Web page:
The greatest example of this was the otherwise ground breaking film A Trip to the Moon. There’s a famous shot where the spaceship approaches the moon for a crash landing. To get this effect, George Melies (the filmmaker) built a giant paper-mache’ replica of the moon (complete with a man’s face in the center). This fake moon was about 4 feet tall, and extremely heavy. To get it to approach the camera, they put the giant moon on a large dolly, built a ramp, and pushed it toward the camera. It never occurred to them to actually move the camera instead. The fact that the camera weighed a fraction of the moon prop, and that they picked it up and moved it all the time anyway after the day’s shoot was over seemed lost on them. Because, they were still thinking of film as an extension of the experience one had in the theater.

While film continued to make gradual strides in it’s story construction and camera placement, it would take another film revolutionary to push it to the next level. In 1915, D.W. Griffith released the first film which modern audiences would recognize as having a contemporary structure. “Birth of a Nation” ran nearly 3 hours, and interwove multiple characters and plots in an historical context. It recreated famous events, but ground its stories with everyday people that the audience could relate to. Every historical drama you’ve ever seen can trace it’s roots to this film. Unfortunately, “Birth of a Nation” also contains loads of offensive material that even audiences of the day condemned. The second half of the film remains almost unwatchable for it’s over the top distortions and ridiculous historical fallacies.

That’s one reason why many film historians have shifted D.W. Griffith’s legacy to his next film: Intolerance. Once again, Griffith tried to push the boundaries of the medium. He based the film on four completely separate stories that take place in vastly different time frames. The film starts out at a leisurely pace. After introducing each story, the film stays with each separate narrative for a fairly lengthy time, gradually shortening the time spent as the plots progress. As each part nears it’s climax, however, the cross-cutting reaches a fever pitch until the pace almost seems contemporary. The idea of parallel action and cross-cutting was a new concept for cinema, but one that any movie goer today would instantly recognize. Remember the scene in the “Dark Knight” where our hero races to save Maggie Gyllenhaal and Aaron Eckhardt at the same time? The camera cuts between all three of our protagonists, and then back to the Joker in the jailhouse as a way to build tension. This technique goes all the way back to 1916, and is now an entrenched part of the language of film editing.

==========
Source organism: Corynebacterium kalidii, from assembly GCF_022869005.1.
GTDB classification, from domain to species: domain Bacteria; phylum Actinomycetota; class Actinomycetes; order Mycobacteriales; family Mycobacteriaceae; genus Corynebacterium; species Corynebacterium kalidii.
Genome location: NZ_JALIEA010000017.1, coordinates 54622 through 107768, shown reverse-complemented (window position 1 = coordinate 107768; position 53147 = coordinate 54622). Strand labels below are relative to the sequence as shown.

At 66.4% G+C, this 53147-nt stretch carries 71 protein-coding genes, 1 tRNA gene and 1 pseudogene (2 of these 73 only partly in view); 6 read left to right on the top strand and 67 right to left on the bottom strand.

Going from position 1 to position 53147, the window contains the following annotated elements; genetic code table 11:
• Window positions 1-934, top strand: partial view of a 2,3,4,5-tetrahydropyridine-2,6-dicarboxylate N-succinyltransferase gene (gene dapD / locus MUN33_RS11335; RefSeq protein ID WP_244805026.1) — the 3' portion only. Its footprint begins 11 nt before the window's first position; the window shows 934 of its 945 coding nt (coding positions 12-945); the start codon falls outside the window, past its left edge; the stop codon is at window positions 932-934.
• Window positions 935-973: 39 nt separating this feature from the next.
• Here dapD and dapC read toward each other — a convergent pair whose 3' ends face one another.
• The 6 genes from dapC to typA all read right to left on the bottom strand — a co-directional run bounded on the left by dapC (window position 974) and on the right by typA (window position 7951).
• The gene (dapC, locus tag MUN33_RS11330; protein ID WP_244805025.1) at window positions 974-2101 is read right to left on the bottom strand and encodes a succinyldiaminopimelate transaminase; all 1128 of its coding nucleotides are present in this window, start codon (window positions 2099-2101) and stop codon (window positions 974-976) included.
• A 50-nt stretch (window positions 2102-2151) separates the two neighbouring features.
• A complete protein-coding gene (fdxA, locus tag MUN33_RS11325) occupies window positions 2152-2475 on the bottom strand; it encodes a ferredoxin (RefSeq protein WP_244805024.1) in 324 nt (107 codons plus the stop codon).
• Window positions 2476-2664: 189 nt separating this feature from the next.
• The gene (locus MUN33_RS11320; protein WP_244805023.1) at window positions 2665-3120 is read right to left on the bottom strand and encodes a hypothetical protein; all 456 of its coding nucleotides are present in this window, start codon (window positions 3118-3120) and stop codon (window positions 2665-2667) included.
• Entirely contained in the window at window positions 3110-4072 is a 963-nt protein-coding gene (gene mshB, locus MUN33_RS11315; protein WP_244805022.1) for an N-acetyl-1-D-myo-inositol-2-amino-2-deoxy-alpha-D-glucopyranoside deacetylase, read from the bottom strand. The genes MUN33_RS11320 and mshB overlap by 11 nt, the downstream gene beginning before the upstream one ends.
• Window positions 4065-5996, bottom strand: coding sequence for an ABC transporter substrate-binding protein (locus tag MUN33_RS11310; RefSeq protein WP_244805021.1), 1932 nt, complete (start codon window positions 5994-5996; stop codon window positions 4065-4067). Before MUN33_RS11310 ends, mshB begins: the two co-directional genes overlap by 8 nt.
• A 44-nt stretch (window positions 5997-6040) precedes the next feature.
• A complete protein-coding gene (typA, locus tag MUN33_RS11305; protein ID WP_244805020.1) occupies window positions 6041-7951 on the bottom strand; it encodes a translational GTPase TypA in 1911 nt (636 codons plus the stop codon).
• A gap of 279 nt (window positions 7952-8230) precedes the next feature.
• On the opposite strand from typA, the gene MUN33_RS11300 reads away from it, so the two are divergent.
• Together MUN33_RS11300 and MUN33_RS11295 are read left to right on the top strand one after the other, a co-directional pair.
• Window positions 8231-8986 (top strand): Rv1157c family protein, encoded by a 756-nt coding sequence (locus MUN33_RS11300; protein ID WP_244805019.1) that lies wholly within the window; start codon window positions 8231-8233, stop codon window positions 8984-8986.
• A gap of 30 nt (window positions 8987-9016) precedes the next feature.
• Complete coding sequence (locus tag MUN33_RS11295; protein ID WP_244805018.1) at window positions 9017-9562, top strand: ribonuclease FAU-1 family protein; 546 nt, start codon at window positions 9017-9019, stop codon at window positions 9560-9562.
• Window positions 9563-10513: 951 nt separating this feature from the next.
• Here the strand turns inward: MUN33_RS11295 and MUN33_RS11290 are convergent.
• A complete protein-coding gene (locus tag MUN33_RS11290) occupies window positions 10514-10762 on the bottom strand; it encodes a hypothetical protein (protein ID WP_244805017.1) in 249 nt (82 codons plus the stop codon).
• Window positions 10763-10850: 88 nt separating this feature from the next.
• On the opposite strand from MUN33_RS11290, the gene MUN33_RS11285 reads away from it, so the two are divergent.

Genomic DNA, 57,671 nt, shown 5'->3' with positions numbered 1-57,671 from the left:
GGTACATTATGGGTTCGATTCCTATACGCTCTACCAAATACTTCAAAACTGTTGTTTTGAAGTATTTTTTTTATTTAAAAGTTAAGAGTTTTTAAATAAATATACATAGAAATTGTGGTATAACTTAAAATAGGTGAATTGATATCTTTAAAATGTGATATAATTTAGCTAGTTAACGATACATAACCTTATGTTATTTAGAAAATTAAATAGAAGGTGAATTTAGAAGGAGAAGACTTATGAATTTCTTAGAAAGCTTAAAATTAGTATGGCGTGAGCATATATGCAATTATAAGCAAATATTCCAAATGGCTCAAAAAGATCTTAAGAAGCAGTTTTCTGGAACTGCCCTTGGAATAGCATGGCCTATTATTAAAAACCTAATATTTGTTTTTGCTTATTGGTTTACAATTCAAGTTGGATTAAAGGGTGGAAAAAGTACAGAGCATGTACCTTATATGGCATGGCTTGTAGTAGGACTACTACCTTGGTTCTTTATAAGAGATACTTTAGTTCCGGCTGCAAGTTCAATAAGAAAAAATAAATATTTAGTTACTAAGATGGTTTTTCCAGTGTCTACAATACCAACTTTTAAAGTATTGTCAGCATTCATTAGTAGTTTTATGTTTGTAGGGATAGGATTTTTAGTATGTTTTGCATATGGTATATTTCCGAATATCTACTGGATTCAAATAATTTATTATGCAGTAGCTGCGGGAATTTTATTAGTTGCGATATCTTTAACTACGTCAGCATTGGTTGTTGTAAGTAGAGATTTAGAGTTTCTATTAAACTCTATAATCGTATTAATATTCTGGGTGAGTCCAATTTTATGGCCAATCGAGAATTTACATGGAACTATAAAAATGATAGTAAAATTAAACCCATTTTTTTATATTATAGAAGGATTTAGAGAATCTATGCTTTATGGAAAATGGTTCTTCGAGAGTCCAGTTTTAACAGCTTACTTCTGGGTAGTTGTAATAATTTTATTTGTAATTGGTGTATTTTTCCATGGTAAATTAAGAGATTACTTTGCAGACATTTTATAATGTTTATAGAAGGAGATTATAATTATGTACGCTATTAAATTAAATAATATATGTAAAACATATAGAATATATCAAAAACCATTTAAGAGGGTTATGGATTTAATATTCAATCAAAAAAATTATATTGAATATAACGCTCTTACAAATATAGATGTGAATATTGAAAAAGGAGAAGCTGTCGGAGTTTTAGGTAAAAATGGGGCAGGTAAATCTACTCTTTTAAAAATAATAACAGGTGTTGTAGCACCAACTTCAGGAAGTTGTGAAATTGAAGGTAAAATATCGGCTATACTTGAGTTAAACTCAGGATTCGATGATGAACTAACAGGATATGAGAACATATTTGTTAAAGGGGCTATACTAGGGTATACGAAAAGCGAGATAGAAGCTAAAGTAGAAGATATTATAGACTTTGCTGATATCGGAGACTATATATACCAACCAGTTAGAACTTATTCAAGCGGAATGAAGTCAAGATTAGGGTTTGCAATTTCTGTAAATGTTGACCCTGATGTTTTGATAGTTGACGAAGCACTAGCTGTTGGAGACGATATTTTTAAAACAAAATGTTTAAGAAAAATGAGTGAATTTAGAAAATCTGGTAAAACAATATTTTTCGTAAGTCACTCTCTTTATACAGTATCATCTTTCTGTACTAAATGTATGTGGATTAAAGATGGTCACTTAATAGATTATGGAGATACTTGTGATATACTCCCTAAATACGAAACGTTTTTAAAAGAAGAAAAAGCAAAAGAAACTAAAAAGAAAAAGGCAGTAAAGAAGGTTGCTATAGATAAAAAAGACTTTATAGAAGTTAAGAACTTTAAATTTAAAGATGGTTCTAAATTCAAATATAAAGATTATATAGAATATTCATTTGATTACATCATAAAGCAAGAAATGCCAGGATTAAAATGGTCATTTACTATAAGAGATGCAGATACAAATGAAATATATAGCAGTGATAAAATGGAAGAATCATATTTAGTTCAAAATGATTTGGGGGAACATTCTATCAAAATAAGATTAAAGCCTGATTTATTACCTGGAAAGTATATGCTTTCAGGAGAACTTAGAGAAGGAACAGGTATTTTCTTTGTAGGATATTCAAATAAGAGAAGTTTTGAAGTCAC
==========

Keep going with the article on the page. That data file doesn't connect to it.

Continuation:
“Intolerance” is also memorable for one of the greatest shots in film history. For the Babylon sequence, a gigantic set was built to showcase the decadence of the ancient civilization. The five story set was populated with dancers, elephants, and about a thousand extras. To capture the scene, Griffith’s cameraman, Billy Bitzer, put his camera into an actual balloon which “floated” into the set. The amount of coordination required is still mind-boggling. And it’s all in focus. This is one reason why “Intolerance” is the oldest of all the films chosen by the American Film Institute to represent the top 100 films of all time.

But if you’re still with us…let’s face it. Silent films are difficult for modern audiences to appreciate. Sound and slow story pacing have left them, well….boring. The only ones that hold up well are the comedies…mostly because of the visual nature of slapstick.

But there are a few–a precious few– that still almost qualify as entertainment. The 1920’s were the golden age of silent cinema. The Hollywood studios and silent movie-makers realized that film had limitless possibilities, both as art and as an entertainment medium. Toward that end, they began pushing the boundaries right up until the advent of sound in 1928.

When sound arrived, movies were reduced right back to their infancy. Static cameras, stagy melodrama, and boring stories. Once again, the new technology first looked like it would be a novelty, and people seemed to be more interested in hearing what their favorite star sounded like, rather than seeing a good movie.

Sound represented a major upheaval in the film industry. One, that 80 years later, we barely remember. Hopefully, in future blog posts (Part II), we’ll be able to talk more about this next stage in film history, and how people reacted to it.

But before we go there, we thought it only fair to come up with a list of the Top Ten Films of the Silent era. While we can’t actually recommend them as the entertainment of choice on a Saturday night, they’re still fascinating if you have any interest at all in the subject. Feel free to chime in if you disagree or have one to add on your own.

The Ten Greatest Silent Films

10. The Lost World (1925). Interesting and fun film which serves as a precursor to King Kong. (It had the same special effects team). About a bunch of explorers who travel to South America and encounter dinosaurs. They capture a brontosaurus and bring it back to London, where it escapes and demolishes the city. Amazing for it’s special effects and stop motion animation. Many people at the time actually thought the dinosaurs were real. (No exaggeration…)

9. The Cabinet of Dr. Caligari (1919). The world’s first psychological horror film. Dr. Caligari sends the somnambulist Cesare out to murder people and create havoc in small town. All of the sets in the film are warped in an expressionistic style. It’s not until the end of the film that you’re told that the film’s narrator is an inmate in an insane asylum. Pretty disturbing themes, especially given the age of the film.